United States District Court, D. Oregon, Eugene Division
OPINION AND ORDER
Aiken United States District Judge.
Tammy J. brings this action pursuant to the Social Security
Act, 42 U.S.C. § 405(g), to obtain judicial review of a
final decision of the Commissioner of Social Security
("Commissioner"). The Commissioner denied
plaintiffs applications for Disability Insurance Benefits
("DIB") and Supplemental Security Income
("SSI"). For the reasons set forth below, the
Commissioner's decision is reversed and remanded for an
immediate award of benefits.
March 2013, plaintiff applied for DIB and SSI. She alleged
disability beginning April 9, 1985, due to mild mental
retardation and anxiety. Plaintiffs applications were denied
initially and upon reconsideration. On February 11, 2016,
plaintiff appeared at a hearing before an ALJ, On March 3,
2016, the ALJ issued a decision finding plaintiff not
disabled. After the Appeals Council denied review, plaintiff
filed a complaint in this Court.
district court must affirm the Commissioner's decision if
it is based upon proper legal standards and the findings are
supported by substantial evidence in the record. 42 U.S.C.
§ 405(g); Berry v. Astrue, 622 F.3d 1228, 1231
(9th Cir. 2010). "Substantial evidence is more than a
mere scintilla but less than a preponderance; it is such
relevant evidence as a reasonable mind might accept as
adequate to support a conclusion." Gutierrez v.
Comm'r of Soc. Sec, 740 F.3d 519, 522 (9th Cir.
2014) (citation and quotation marks omitted). The court must
weigh "both the evidence that supports and the evidence
that detracts from the ALJ's conclusion." Mayes
v. Massanarit 276 F.3d 453, 459 (9th Cir. 2001). If the
evidence is subject to more than one interpretation but the
Commissioner's decision is rational, the Commissioner
must be affirmed because "the court may not substitute
its judgment for that of the Commissioner." Edhtnd
v. Massanari, 253 F.3d 1152, 1156 (9th Cir. 2001).
initial burden of proof rests upon the claimant to establish
disability. Howard v. Heckler, 782 F.2d 1484, 1486
(9th Cir. 1986). To meet this burden, the claimant must
demonstrate an "inability to engage in any substantial
gainful activity by reason of any medically determinable
physical or mental impairment which can be expected ... to
last for a continuous period of not less than 12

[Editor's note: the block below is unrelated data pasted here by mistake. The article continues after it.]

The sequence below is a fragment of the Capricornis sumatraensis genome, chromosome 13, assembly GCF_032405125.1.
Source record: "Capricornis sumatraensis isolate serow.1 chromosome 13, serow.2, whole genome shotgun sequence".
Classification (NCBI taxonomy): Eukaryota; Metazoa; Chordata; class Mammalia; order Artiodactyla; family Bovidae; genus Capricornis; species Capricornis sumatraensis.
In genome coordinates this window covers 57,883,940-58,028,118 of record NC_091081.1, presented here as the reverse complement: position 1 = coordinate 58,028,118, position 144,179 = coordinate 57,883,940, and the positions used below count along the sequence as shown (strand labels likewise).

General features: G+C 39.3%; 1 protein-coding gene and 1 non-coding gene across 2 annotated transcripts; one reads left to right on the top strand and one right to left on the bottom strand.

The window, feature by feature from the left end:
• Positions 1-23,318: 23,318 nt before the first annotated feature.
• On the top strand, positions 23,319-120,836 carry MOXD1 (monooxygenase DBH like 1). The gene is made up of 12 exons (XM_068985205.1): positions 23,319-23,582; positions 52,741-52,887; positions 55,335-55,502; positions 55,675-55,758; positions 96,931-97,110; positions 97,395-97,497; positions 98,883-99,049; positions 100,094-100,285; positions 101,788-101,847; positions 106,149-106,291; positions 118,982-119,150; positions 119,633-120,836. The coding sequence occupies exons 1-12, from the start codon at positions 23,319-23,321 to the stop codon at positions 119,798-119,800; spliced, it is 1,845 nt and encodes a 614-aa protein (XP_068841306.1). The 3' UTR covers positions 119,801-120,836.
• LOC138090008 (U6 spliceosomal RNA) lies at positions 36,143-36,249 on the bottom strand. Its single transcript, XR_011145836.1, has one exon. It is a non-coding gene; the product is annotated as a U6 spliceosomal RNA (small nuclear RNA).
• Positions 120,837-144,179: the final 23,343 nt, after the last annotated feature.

months[.]" 42 U.S.C. § 423(d)(1)(A).
Commissioner has established a five-step sequential process
for determining whether a person is disabled. Bowen v.
Yuckert, 482 U.S. 137, 140 (1987); 20 C.F.R. §
404.1520(a)(4); id. § 416.920(a)(4). At step
one, the ALJ found plaintiff had not engaged in
"substantial gainful activity" since the alleged
disability onset date. Tr. 22; 20 C.F.R, §
404.1520(a)(4)(i), (b); id § 416.920(a)(4)(i),
(b). At step two, the ALJ found plaintiff suffers from the
severe impairments of asthma, anxiety disorder, and
intellectual disability. See 20 C.F.R. §
404.1520(a)(4)(h), (c); id § 416.920(a)(4)(h),
three, the ALJ determined plaintiffs impairments, whether
considered singly or in combination, did not meet or equal
"one of the listed impairments" that the
Commissioner acknowledges are so severe as to preclude
substantial gainful activity. Tr, 23; 20 CF.R. §
404.1520(a)(4)(iii), (d); id. §
416.920(a)(4)(iii), (d). In particular, the ALJ addressed
Listing 12.05, which governs intellectual disorders. As
relevant in this appeal, the ALJ found that plaintiffs
"intellectual disability ... does not satisfy the
criteria of Listing 12.05 because there is insufficient
evidence of... a valid verbal, performance, or full scale IQ
of sixty through seventy and a physical or other mental
impairment imposing an additional and significant
work-related limitation of function," Tr. 23.
found plaintiff retained the residual functional capacity
to perform work that requires understanding and carrying out
no more than simple instructions in a work environment with
few workplace changes. The claimant must avoid even moderate
exposure to fumes, odors, dusts, gases, and poorly ventilated
areas. The claimant is able to perform this work at all
Tr. 24; see also 20 C.F.R. § 404.1520(e);
id. § 416.920(e).
four, the ALJ concluded plaintiff could perform her past work
as a cleaner or housekeeper. 20 C.F.R. §
404.1520(a)(4)(iv)) (f); id. §
416.920(a)(4)(iv). Accordingly, the ALJ found ...